It’s been quite a long time since I’ve heard from longtime independent owner-operator and independent dispatcher Gary McGaha, of Gary’s Fleet Service, based in Phelan, California. More than 10 years ago now, I spoke with McGaha at length about hotshot flatbed work, among his specialties. Back at that time, he says today, “I think we were probably working for 25 to 30 independent owner-operators” for dispatching. “Over the years I’ve reduced that number substantially. I just figured out that we can do a lot better job for the guys that we work for if we keep the numbers of guys we’re helping lower.”
That’s helped immensely with the kind of pre-planning any independent on the top of his/her game loves to be able to accomplish before setting out from the home base. “I found that we’re able to pre-book reloads for them usually before they roll out under their outbound loads,” McGaha said of improvements made to the service over the years, “and it gives me more time explain things about the business to them.”
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Yes, there’s a definite mentoring aspect to what the longtime trucking veteran does, in partnership with good freight brokers and some shippers, too, who “continually offer loads for the guys we’re trying to help here,” he added.
Part of the reason McGaha reached out was to share a securement-related accountability, training, and bedrock safety strategy he’s put into practice for around two decades now in partnership with every owner he works for. He gets to the details of that in a well-considered guest column for today on the Channel 19 blog below.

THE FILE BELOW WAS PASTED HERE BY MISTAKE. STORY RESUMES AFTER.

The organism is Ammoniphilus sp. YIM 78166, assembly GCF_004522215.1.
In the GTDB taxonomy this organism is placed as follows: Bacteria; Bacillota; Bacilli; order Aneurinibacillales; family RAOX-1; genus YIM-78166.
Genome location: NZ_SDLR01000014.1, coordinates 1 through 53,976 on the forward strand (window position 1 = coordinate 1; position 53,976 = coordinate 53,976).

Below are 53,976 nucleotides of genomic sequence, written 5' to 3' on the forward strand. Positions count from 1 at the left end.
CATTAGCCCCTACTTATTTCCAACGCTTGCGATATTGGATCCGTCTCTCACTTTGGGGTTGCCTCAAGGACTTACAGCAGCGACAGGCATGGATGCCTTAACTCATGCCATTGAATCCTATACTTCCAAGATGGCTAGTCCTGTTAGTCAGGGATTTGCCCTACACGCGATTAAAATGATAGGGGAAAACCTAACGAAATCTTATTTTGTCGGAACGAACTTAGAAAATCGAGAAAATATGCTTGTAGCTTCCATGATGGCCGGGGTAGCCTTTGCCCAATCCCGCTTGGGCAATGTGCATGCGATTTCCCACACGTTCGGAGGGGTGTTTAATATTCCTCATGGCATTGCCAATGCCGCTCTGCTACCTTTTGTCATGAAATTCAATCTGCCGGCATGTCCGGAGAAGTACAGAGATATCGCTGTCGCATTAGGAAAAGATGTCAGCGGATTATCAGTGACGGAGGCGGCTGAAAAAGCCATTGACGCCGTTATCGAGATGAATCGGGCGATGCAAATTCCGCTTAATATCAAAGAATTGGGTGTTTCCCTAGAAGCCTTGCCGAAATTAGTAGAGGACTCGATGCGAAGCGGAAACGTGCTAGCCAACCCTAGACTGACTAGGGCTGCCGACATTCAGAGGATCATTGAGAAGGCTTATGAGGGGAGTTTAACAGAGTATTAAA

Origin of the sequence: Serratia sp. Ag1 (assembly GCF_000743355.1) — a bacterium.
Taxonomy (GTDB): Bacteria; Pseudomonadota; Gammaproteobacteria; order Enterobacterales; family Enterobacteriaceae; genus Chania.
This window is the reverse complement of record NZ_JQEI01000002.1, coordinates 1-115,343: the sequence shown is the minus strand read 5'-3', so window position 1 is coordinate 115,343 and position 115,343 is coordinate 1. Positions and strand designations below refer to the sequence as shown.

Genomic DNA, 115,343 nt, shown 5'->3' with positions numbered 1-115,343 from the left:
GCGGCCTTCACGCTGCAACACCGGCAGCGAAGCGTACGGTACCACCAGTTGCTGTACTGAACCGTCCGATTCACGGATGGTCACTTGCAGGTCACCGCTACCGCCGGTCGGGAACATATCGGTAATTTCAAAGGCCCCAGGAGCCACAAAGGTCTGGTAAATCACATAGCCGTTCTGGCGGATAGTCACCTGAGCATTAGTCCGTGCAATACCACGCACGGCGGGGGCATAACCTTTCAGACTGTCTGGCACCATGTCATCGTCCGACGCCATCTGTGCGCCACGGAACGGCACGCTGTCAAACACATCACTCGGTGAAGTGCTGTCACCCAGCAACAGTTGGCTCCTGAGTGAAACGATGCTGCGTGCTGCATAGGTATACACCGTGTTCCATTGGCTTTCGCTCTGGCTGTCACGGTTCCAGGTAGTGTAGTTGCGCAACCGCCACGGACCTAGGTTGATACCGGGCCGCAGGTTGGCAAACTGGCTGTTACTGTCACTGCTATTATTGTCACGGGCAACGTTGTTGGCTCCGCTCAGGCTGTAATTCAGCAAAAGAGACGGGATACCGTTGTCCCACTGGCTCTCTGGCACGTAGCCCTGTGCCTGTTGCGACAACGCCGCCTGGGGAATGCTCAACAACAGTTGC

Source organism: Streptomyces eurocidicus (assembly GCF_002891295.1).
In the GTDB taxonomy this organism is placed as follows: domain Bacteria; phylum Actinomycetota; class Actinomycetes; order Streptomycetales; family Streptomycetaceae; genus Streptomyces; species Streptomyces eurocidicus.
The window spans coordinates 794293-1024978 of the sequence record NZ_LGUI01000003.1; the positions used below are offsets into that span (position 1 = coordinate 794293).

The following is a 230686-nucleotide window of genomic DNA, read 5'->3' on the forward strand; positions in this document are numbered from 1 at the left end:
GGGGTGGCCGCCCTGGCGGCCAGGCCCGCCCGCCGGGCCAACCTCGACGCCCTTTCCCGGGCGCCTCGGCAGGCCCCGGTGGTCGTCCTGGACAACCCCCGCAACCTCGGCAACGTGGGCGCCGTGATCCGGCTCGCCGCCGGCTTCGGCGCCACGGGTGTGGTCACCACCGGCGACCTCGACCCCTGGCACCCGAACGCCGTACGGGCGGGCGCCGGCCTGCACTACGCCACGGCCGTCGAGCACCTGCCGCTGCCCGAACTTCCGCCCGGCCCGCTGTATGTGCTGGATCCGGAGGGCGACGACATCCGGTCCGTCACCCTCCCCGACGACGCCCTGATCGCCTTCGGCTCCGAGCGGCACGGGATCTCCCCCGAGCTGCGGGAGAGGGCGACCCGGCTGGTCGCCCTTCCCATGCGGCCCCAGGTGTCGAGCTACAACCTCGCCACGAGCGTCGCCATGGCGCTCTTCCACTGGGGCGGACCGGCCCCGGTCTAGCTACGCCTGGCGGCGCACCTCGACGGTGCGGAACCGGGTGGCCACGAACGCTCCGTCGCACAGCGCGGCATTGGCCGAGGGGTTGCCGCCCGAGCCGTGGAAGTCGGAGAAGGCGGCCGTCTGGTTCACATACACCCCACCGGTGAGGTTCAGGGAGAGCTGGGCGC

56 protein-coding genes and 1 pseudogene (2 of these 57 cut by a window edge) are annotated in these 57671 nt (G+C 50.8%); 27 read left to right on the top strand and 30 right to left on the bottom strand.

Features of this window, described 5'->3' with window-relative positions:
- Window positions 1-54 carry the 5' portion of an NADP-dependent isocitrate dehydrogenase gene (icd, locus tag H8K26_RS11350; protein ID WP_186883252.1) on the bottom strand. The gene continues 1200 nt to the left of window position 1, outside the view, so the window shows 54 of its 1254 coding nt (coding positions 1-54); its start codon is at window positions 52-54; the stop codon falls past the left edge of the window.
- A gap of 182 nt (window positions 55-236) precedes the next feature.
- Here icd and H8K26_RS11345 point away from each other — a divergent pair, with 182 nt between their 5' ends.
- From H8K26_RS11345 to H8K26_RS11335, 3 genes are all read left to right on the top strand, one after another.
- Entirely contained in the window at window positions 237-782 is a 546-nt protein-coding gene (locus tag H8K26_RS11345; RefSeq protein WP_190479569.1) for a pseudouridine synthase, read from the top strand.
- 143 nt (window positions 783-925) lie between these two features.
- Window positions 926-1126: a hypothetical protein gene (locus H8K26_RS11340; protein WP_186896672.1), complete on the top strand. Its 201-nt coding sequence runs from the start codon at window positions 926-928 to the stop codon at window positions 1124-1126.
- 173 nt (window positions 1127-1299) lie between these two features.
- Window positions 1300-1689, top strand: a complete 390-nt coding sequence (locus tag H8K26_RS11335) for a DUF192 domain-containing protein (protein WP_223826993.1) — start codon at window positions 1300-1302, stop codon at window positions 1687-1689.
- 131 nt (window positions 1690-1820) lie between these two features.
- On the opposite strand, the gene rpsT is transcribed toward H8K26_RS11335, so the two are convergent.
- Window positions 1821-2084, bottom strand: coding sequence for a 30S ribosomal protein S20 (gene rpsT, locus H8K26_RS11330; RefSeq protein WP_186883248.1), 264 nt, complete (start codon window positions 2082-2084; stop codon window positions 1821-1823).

Essentially, though, the business owner and his owner-operator clientele are going the extra mile for extra certainty around open-deck securement.
McGaha’s commitment to his clientele, and the shippers and brokers he works with, has paid off time and time again throughout the years for all parties involved.
“A while back I took on a new guy, fresh out of school,” he said. “I had some business with the shipper he was picking up his first load at, so I worked it out to be there when he arrived to load.” Good thing, in this case — the shipper was one that McGaha had done business with for more than three decades, and the relatively new driver “didn’t have some of the equipment he needed to tie down the load. I ended up using some my own tie-down gear to help.”
It was obvious the new owner needed it. “I showed him how I’ve been tying these same loads down for decades,” McGaha said. The shipper, meanwhile, also got a securement lesson, of a fashion, watching McGaha “physically help the owner-operator tie his load down and explain things to him.”
About an hour later, the worst happened: the owner was cut off on the road and jackknifed. “He wasn’t injured, but his truck and trailer were both totaled out. The load, meanwhile, “didn’t move an inch and the only damage to it was a small scratch where the mirror on his truck made contact with the freight. It just needed some touch-up paint. The shipper took care of that scratch at no charge to the owner-operator.”